Domestic violence includes any incident of threatening behaviour, violence or abuse between adults or young people, who are or who have been intimate partners, family members or extended family members, regardless of gender and sexuality. It is important to respect the story of the victim and to assure them it is not their fault. While domestic violence can happen anywhere, it is particularly tragic when domestic violence is not addressed properly through a misunderstanding of certain parts of Scripture. Responding Well to Domestic Abuse: Policy and Practice Guidance provides ample practical and theological resources to help us as a Church to support victims of domestic abuse, and includes the way in which we use Scriptures to help rather than hurt victims. The table below (2.) lists some scriptures that have been used unhelpfully with regard to victims of domestic abuse together with how the same scriptures could be applied helpfully. If you would like to read more about how other verses from Scripture can be used in a helpful way, please have a look at the original document, Responding well to Domestic Abuse.
The Church urges everyone to respond to domestic violence by valuing, listening to and respecting both survivors and alleged or known perpetrators of domestic abuse, whilst appreciating the need to ensure a distance is kept between the two and refusing to condone the perpetration or continuation of any form of abuse.
Promoting a safe Church thus covers a range of issues. It invites all of us to be vigilant for signs of abuse, and to do everything we can to prevent abuse from happening, and when it happens, to respond carefully and with respect to the victims. If you have any questions, please do not hesitate to ask your safeguarding officers
Yours truly, Ineke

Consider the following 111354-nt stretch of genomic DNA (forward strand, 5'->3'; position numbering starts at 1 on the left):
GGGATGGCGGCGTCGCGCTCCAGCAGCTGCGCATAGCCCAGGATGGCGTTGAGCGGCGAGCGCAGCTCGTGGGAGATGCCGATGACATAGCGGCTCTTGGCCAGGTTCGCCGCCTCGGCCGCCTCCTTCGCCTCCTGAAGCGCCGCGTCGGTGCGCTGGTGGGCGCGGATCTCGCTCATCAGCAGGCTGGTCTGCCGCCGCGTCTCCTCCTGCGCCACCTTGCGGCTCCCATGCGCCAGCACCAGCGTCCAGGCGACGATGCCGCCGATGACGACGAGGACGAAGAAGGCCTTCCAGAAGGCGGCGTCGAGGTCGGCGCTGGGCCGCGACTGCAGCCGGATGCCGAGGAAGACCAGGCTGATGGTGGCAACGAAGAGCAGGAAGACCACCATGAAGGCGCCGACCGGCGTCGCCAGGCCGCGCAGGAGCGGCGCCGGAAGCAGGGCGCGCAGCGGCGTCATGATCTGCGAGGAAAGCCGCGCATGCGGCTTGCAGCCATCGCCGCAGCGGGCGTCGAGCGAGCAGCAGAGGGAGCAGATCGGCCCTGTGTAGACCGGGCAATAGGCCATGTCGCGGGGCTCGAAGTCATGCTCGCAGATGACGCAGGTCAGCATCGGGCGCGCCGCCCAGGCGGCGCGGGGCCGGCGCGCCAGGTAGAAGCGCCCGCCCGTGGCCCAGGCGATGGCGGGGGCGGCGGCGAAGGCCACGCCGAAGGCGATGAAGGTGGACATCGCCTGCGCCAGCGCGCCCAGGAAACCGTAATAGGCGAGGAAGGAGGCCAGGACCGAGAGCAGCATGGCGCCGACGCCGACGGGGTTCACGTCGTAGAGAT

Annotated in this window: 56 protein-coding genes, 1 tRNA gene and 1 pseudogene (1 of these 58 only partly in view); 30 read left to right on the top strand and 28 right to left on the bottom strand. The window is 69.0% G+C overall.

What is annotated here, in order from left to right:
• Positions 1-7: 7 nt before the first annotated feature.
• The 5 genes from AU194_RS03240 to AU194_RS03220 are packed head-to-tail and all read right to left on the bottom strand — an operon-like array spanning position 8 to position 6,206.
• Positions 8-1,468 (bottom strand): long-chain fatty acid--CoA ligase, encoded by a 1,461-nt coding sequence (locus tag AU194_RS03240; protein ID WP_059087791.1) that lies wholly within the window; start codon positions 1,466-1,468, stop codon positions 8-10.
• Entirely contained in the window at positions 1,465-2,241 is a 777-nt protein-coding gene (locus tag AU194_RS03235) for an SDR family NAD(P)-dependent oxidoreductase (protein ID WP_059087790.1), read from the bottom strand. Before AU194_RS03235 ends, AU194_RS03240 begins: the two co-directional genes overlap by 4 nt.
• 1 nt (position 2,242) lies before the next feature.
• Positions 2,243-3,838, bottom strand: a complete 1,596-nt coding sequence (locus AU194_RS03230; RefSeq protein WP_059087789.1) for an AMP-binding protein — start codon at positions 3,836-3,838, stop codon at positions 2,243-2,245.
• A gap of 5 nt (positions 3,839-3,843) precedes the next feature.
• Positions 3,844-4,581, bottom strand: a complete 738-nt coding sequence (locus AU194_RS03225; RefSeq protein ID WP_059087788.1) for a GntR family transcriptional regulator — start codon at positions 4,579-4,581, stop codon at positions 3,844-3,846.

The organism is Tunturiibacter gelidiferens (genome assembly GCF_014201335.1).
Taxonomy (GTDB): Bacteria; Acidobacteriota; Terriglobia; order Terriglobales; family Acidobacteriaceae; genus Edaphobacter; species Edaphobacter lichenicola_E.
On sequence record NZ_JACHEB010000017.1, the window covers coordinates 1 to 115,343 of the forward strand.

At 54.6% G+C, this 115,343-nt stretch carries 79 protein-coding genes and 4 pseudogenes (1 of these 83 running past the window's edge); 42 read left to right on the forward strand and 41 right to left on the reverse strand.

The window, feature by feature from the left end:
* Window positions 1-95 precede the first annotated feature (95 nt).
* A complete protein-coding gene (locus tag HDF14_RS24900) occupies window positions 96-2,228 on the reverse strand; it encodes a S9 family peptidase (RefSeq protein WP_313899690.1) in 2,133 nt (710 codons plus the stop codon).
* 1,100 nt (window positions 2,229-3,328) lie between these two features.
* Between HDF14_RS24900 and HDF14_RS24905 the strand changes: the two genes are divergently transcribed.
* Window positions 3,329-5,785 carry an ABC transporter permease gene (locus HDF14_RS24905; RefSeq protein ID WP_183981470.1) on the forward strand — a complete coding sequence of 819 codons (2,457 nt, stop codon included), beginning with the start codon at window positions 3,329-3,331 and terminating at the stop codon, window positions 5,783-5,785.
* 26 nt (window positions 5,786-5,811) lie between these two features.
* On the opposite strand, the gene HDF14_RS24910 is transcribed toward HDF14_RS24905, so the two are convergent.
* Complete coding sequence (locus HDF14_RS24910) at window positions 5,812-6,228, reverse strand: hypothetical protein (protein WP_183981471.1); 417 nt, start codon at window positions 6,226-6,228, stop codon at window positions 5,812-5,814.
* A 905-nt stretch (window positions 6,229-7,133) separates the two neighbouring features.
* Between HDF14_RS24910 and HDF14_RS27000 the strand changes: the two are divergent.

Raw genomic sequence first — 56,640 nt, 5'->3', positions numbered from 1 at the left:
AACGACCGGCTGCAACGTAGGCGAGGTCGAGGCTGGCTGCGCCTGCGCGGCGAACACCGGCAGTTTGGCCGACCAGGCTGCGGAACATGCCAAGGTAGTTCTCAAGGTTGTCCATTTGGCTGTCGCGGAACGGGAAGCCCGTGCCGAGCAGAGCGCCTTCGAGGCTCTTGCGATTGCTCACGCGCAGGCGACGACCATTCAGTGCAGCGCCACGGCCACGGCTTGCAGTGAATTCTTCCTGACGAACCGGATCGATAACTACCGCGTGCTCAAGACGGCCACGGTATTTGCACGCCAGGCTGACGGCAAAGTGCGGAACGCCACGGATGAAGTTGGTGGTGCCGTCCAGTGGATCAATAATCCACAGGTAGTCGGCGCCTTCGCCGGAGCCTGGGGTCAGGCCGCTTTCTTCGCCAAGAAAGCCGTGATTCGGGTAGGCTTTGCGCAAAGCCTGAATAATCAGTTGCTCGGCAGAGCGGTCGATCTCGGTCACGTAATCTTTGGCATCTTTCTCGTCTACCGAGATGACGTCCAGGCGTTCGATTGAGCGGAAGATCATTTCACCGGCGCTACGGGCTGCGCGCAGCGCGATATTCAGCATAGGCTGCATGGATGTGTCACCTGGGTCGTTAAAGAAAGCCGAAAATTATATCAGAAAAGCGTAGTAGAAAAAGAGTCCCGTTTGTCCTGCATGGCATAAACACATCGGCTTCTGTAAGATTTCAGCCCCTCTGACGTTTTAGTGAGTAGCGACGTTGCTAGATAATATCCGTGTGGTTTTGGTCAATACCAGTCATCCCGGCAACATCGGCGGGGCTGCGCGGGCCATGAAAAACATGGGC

“Wives submit yourselves to your own husbands as you do to the Lord”
The woman must obey her Partner
Not submitting causes abuse
If a man abuses his partner it is because she is not being submissive enough
The previous verse 5.21 says “submit to one an-other” and 5.22 must be read in light of the mutual submission we should be giving to one another. To submit does not mean to obey, it means to choose to place oneself under an-other.
Submission is a choice
Submission cannot be forced, it must be chosen. Not submitting can never justify abuse.
“ But I tell you that anyone who divorces his wife, except for sexual immorality, causes her to become an adulteress …” Matthew 5.32
Marriage is a contract and the person who cancels the contract, i.e. files for divorce is the one who is responsible. Therefore if a woman divorces a man for abusing her, she is at fault, not him.
Marriage is a covenant; divorce is the breaking of that covenant. When a man chooses to be abusive, he breaks the covenant. If his wife chooses to divorce him, she is making public his breaking of the covenant, not going against what the Bible says about divorce
(1.) The summary is based on these documents.The full documents can be found here:
(2.) The full table can be found in Responding Well to Domestic Abuse: Policy and Practice Guidance.